It is important that gauge 38 be accurate and sensitive, as calibration of the orifice system pressure receiving gauges will be made according to gauge 38; this gauge also being the indicator of leaks in the orifice system, which may be slight, as further explained hereinafter.
In operation, the vacuum and calibration pressure supply valves, 31 and 36, are closed to prevent flow through the lines to connectors 35 and 40 while the orifice system testing device is not in use, and to allow for unimpeded positioning of the module 10. The bleeder valves 32 and 37 are closed to prevent escape of the vacuum or pressure once the supply valves 31 and 36 are opened. Vacuum shunting valve 41 is also closed. The module 10 is positioned over the orifice of the orifice system to be tested. Positioning or centering of module 10 is facilitated if the module is made from transparent material as in the preferred embodiment. Vacuum supply valve 31 is then opened, creating a vacuum in chamber 14, which seats the module on the O-rings 13 and 15, and seals off the orifice system from the outside environment. If a calibration pressure above atmospheric is to be used, calibration pressure supply valve 36 is then opened to expose chamber 12 and the entire orifice system to a calibration pressure. If a given calibration pressure is desired, this may be achieved by regulating the flow through supply valve 36 and bleeder valve 37 while reading the pressure on gauge 38, or by delivering the gas to connector 40 from a calibrated pressure source. The force exerted by the calibration pressure chamber cannot exceed the strength of the vacuum. The following inequality must be respected: ##EQU1##
Alternatively, if a calibration pressure below atmospheric is to be used, valve 36 is left closed and vacuum shunting valve 41 is opened instead.
Once the calibration pressure has been established and stabilized, if there is a leak in the orifice system, it will be indicated by a change in the reading shown by gauge 38.
Comparison of gauge 38 with the orifice system pressure receiving gauge permits calibration of the latter. Furthermore, if the orifice is not connected to the appropriate pressure receiving gauge, this will be immediately apparent by the failure of the appropriate gauge to indicate any pressure at all.
After the determination of the integrity of the orifice system, bleeder valve 37 is opened to release the calibration pressure, bleeder valve 32 is opened to release the vacuum and thus module 10, and the testing is completed. Module 10 is ready to be moved to another orifice.
It is thus seen that the improvements in the method and apparatus of the present invention include reducing the complication, possibilities for error, and time involved to check the integrity of orifice systems.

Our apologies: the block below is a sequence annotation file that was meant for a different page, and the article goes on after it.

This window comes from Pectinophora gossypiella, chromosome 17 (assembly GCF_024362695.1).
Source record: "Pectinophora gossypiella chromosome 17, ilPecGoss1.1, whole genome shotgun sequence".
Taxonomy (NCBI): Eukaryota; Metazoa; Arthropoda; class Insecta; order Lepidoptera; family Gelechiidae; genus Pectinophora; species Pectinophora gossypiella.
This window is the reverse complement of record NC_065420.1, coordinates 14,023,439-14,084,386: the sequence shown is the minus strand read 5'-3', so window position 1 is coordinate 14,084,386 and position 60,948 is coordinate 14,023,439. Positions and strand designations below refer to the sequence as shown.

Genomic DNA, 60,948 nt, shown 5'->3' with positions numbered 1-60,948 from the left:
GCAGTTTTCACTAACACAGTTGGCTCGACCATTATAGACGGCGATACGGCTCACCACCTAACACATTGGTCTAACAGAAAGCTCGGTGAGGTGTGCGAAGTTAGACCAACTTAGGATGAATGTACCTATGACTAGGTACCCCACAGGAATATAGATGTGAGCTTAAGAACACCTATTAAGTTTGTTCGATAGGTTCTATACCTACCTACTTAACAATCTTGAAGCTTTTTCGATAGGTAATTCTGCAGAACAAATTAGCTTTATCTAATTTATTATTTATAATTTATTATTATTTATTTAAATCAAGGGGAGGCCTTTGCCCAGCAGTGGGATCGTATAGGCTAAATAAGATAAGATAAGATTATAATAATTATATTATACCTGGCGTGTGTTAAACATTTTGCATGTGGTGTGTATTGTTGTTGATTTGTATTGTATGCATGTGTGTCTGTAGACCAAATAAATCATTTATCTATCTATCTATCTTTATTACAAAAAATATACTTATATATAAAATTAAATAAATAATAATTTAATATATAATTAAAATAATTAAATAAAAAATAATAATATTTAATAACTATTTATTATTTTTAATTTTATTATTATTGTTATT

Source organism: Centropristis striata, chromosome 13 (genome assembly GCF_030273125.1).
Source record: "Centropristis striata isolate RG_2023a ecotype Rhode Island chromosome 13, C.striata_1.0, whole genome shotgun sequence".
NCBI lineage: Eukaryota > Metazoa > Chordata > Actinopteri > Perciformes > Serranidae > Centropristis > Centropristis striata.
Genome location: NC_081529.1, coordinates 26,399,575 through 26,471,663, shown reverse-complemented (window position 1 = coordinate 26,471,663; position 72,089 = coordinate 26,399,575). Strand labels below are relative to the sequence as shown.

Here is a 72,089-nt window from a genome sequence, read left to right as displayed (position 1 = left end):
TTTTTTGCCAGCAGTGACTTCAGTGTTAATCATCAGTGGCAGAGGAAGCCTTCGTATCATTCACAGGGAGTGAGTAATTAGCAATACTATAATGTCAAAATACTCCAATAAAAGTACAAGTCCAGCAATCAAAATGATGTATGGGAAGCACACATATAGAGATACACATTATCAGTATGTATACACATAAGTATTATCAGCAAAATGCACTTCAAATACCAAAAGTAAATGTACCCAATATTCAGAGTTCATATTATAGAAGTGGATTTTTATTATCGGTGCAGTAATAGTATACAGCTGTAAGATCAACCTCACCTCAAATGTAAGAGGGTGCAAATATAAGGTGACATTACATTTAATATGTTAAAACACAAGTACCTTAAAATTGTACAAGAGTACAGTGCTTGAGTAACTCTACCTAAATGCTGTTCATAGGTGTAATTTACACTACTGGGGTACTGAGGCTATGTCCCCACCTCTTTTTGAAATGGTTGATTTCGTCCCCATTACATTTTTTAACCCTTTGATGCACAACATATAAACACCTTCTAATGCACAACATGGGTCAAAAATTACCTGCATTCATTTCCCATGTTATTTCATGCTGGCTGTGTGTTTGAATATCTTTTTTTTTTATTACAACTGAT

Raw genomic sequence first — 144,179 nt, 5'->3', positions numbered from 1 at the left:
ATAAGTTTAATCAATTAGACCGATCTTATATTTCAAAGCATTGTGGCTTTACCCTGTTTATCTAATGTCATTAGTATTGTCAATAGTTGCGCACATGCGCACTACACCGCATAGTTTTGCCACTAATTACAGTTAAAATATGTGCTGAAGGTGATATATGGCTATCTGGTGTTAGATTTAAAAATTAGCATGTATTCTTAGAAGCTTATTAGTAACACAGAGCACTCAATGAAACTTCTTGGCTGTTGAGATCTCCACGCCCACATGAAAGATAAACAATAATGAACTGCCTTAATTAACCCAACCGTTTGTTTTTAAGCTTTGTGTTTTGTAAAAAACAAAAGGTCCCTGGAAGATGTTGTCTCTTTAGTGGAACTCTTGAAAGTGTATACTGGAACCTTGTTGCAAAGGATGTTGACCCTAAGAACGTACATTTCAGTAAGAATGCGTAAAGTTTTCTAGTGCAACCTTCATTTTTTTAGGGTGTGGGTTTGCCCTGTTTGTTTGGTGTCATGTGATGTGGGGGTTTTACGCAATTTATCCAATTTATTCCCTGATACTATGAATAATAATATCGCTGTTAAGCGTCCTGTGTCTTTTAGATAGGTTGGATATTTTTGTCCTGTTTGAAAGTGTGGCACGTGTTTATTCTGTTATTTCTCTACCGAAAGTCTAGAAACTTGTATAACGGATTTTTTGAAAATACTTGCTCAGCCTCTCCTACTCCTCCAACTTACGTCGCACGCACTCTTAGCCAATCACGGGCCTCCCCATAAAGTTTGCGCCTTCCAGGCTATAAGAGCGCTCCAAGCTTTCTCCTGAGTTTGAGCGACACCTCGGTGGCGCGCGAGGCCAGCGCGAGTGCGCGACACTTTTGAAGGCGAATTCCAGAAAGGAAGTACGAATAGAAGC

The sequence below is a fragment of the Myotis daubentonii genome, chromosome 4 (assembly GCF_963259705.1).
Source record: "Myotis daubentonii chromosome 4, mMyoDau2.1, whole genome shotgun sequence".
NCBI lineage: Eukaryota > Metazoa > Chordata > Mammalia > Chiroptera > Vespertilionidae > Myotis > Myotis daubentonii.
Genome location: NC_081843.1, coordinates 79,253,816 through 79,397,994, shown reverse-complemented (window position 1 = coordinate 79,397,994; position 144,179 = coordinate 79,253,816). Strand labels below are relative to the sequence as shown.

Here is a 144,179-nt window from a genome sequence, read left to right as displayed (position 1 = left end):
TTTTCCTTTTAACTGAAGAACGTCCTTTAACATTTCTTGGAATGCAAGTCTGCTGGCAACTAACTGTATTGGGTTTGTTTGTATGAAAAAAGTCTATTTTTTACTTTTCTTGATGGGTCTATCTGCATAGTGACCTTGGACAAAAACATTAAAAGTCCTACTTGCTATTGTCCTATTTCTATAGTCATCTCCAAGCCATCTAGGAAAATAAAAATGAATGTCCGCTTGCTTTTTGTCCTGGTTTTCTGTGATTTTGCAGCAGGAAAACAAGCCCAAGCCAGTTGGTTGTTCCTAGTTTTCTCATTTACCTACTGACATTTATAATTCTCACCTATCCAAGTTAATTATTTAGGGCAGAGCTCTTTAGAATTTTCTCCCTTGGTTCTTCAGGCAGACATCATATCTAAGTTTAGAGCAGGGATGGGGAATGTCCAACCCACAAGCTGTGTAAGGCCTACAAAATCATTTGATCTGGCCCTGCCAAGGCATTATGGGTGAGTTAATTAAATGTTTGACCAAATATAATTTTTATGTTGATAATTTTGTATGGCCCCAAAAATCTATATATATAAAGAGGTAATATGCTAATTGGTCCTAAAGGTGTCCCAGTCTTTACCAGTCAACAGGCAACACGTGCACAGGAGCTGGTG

Although the invention has been described relative to a specific embodiment thereof, it is not so limited and numerous variations and modifications thereof will be readily apparent to those skilled in the art in the light of the above teaching. For example, in the preferred embodiment the control box may remain stationary within the reach of connecting tubes 21 and 22. Alternatively, module 10 and control box 30 could be combined by reducing the length of tubes 21 and 22 to the point where shafts 18 and 19 communicate directly with the control box, thereby allowing the testing device to be constructed as a single unit. In this case the supply lines to connectors 35 and 40 would be correspondingly lengthened to allow the testing device the same range of movement. In addition, the bottom of the module 10 is flat (that is, O-rings 13 and 15 are in the same plane) in the preferred embodiment. The module is, however, functional on moderately curved surfaces, concave or convex. The module could be constructed with a concave or convex bottom surface to accomodate curved surfaces around the orifice. Although the preferred embodiment is described as having chamber 12 shaped as a hemisphere and chamber 14 as an annulus, this is merely for the sake of ease of illustration. The two chambers could have a variety of shapes, such as recessed cylindrical sections, with little or no effect on the utility of the testing device. The preferred embodiment of the module is in transparent plastic. However, if for any reason transparent material were not desired, positioning and use of the module would still be possible, albeit less convenient. It is therefore to be understood that within the scope of the appended claims the invention may be practiced otherwise than as specifically described.
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|U.S. Classification||73/40, 73/1.58|